Our futures are unpredictable, but the good news is that advances in medicine are enabling Americans to live longer and fuller lives. Unfortunately, this also means that the possibility of living with a chronic health condition has increased as well.
Many chronic health issues will require extended care. With the average private-pay nursing home stays running about $80,000, it has become more important than ever to take preventative action to protect your health and your future.
Let’s take a closer look at how Long-Term Care insurance can help you offset the cost of extended care.
What is it?
Long-term care covers many forms of medical care, including personal medical assistance as well as social support services for individuals who are mentally or physically unable to care for themselves independently for an extended period of time.
Who needs it?
Determining who might need long-term care insurance involves taking several factors into account, including: health status, age, income, assets, and retirement goals.
According to the Health Insurance Association of America, the average age for those purchasing long-term care insurance is 62. But purchasing a policy at a younger age will lower your premium significantly. Even though you may be paying for a longer period of time, taking out a policy earlier offers the peace of mind of knowing you have coverage. Also, the cost typically evens out over the life of the policy when compared to a policy taken out after the age of 65.
How much does it cost?
The rates for long-term care insurance vary based on the size and type of accommodations, region, services available, amenities, and quality of care. But by comparison, the potential costs of long-term care without insurance are quite high. In 2012, the average private-pay cost of nursing home care was $90,520 for a private room and $81,030 for a shared room. For at home care, the private-pay cost was $21/hr, or $84 for four hours, and averaged $42,600 per year. (MetLife Market Survey of Nursing Home & Assisted Living Costs)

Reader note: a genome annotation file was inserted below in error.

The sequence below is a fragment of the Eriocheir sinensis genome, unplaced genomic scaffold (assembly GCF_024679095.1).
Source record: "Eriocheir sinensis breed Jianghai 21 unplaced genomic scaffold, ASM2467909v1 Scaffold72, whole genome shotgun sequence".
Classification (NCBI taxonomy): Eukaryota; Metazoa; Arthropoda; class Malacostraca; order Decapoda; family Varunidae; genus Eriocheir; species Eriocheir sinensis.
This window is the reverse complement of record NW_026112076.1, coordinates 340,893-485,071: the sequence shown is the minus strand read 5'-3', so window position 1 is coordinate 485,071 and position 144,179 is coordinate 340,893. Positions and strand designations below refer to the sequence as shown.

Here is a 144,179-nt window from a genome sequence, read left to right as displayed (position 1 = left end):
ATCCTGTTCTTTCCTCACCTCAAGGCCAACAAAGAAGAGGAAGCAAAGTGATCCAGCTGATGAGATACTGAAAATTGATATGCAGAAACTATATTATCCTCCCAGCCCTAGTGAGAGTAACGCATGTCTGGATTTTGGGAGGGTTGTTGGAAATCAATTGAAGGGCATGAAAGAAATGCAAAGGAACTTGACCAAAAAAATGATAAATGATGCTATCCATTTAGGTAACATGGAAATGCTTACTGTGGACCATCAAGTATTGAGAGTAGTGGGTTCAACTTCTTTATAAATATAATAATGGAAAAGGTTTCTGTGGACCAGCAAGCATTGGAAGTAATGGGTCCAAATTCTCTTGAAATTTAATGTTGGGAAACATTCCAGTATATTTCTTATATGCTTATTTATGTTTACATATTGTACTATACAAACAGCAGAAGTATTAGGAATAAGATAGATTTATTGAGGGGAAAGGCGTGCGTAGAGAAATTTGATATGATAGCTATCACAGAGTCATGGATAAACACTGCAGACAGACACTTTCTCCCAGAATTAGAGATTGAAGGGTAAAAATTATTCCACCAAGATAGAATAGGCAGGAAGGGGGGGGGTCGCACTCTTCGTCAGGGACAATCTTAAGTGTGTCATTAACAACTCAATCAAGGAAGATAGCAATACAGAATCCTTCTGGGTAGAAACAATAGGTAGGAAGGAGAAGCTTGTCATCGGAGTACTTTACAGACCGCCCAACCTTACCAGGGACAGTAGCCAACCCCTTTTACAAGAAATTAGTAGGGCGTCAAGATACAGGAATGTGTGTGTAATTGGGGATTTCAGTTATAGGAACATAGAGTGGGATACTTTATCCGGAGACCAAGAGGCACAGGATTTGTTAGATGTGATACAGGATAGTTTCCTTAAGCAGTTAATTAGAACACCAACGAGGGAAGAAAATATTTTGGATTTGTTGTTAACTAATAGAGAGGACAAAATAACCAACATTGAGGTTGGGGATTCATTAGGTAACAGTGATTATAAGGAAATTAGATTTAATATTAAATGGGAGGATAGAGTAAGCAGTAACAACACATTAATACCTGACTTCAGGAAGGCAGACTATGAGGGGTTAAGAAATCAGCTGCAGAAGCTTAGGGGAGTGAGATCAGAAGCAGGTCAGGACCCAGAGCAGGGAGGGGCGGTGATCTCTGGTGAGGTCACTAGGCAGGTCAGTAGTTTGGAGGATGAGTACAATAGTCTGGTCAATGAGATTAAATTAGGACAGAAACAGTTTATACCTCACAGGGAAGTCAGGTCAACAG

What’s the difference between long-term care insurance and disability?
There are some key differences between the two types of insurance. While it’s true that long-term care insurance evolved from income disability insurance, they actually function quite differently. Disability provides a limited amount of recuperative time and replaces the salary at the time of the injury but not the care. It also requires the policyholder to pay for ongoing care out-of-pocket. Long-term care insurance covers two years or more and covers all related care expenses.
It’s also worth noting that Medicare is not a sufficient resource to cover long-term care expenses. Medicare has a cap of 100 days of reimbursed care expenses with the total repayment averaging only 28 days.
A long-term care insurance policy can cover any or all of the following services:
- Personal care coverage
- Home health care coverage
- Nursing home coverage
- Adult day care center coverage
- Assisted living facility coverage
Typically, a long-term care insurance policy will pay a daily maximum and a lifetime maximum benefit. You can choose the actual benefits when you purchase your policy.
Did you know that carrying a long-term care insurance policy can offer a potential tax advantage?
Call ERM Insurance Brokers at (949) 222-0444 to learn more!